Sean Flood is a Boston native, born and bred. He has traveled its streets and neighborhoods by paint and canvas, and captured the city's architectural landscape. Exposed from a young age, by the influence of his father, to building construction, carpentry, architecture, and design, Flood says that he started to enjoy painting architecture and interior spaces -- which then developed into a specific interest in cityscapes and architectural buildings.
It seems fitting that these days he finds himself on familiar ground at Lesley University to apply this expertise; Flood has been commissioned to paint the Lunder Art Center, the new home of the College of Art and Design, currently under construction in Porter Square, Cambridge.
Weekly visits to the building adjacent to the new facility to photograph the progress will take shape when he constructs the piece in his studio. As this is a process painting, Flood says his approach is to aim for the whole timeline of the building's construction, to an almost fully complete state, a slight departure from similar projects that captured the beginning to the middle of a building's completion.
Like the new art center and like any work in progress, Sean Flood's journey as an artist continues to evolve and take shape. He spoke with us about some of the formative stops along the way, his successes, and the importance of motivation and a support system.
Flood came to the Lesley University College of Art and Design, formerly The Art Institute of Boston (AIB), at the urging of teachers and friends who recommended the tight-knit community and individual attention the Bachelor of Fine Arts program offered. Flood says that he did consider other paths, like working in construction, and admits that it wasn't even until graduating that he really started to take painting as a career seriously.
Flood entered the program with a concentration in illustration. When he noticed changes in his work in his second year in the Illustration program, he made the transition to Fine Art. Even though he wasn't particularly familiar with painting, Flood pursued the medium in what seemed a natural progression that allowed greater freedom to his expanding voice as an artist.
Flood speaks highly of both the BFA Illustration and Fine Arts programs and emphasizes the positive experiences and meaningful connections, many of which he continues to treasure today, that he garnered throughout his course of study. As for advice to prospective students and graduates, Flood remembers a professional development class* for BFA students, but wishes he would have had more time to learn about the business and marketing side of art as a profession. When he joined his first gallery, signed a contract, and had his first solo show, he says he quickly realized the importance of understanding the business side in order to make a profession and income as an artist. "You can paint all you want, but the other half is getting out there and making yourself known."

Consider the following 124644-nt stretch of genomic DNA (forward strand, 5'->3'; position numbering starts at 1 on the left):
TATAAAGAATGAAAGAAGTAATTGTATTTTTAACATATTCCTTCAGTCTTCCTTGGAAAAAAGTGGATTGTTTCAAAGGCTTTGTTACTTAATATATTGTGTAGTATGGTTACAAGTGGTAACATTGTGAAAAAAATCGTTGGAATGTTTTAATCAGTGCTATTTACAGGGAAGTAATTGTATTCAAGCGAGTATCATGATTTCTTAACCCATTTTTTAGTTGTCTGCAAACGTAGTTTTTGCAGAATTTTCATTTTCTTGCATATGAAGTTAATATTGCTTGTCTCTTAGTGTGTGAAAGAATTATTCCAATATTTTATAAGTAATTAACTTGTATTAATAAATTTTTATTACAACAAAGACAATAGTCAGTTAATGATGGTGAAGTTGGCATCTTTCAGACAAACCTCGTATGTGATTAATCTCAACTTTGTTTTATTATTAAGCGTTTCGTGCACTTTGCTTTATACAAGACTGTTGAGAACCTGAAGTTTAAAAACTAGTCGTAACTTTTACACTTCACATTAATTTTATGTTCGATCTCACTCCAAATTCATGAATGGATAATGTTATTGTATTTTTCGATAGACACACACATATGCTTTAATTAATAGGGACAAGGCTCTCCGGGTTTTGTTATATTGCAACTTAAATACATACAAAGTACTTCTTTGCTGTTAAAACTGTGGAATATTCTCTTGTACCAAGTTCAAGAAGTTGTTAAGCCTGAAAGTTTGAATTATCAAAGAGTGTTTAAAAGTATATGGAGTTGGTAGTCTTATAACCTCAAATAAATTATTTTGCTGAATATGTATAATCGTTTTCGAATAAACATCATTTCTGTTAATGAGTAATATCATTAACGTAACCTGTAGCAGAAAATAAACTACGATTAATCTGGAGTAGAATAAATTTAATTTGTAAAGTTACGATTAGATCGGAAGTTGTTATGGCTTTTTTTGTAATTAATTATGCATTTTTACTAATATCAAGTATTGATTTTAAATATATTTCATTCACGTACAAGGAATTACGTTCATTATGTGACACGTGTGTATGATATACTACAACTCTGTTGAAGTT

Flood does not take for granted the support system he's had from a young age, both from family and friends and fellow artists.
"I was so lucky to have such a solid supportive group of artists at Lesley. . . . My parents were awesome. They always supported me with whatever. . . . I was lucky enough to have a group of friends to challenge each other."
Flood credits his strong support system for keeping him motivated and working hard to get his work shown. Immediately upon graduating from Lesley's BFA program in 2005, he started working in a studio in Abington, one that he found surreptitiously while working with a roofing company during his time at Lesley. A fellow classmate and friend suggested that he build a studio space in that very building, which is just what he did. He also jumped right in to sell and develop his work, approaching restaurants, bars, and galleries for every opportunity to display his paintings. And it worked. He made a name for himself and enjoyed meeting new people, with many of whom he still keeps in touch. Supplementing his income with roofing, construction, and work with moving companies, Flood says he worked full time and painted at night and on the weekends.
"It's very difficult. You're working and you have to survive and make money. It's like you have to live a double life: work and start painting."
This diligence and relentless effort yielded something all artists covet: Sean Flood is now a full-time artist and has been for the last three years.
Undoubtedly other projects and cities to explore and paint are on the horizon for this busy artist. As a painter who captures the dynamism of cityscapes, traveling is a natural obsession. A trip to Europe last year across thirteen cities proved to be particularly meaningful as Flood was able to visit a long-awaited destination in Naples, Italy. "I was dying to go there, " he confesses. Of Naples Flood says, "It was pretty grimy, tiny alleyways, very busy -- but perfect; like walking into my own idea of a painting."
When asked about where he'd like to make his next destination, Flood couldn't give just one place. "As for new spots," he says, "there are so many I can't even begin to name them."
*Lesley University College of Art and Design has expanded professional development training and education for undergraduates. Studio assistantships and mandatory internships are facilitated and a range of professional development classes are now offered.
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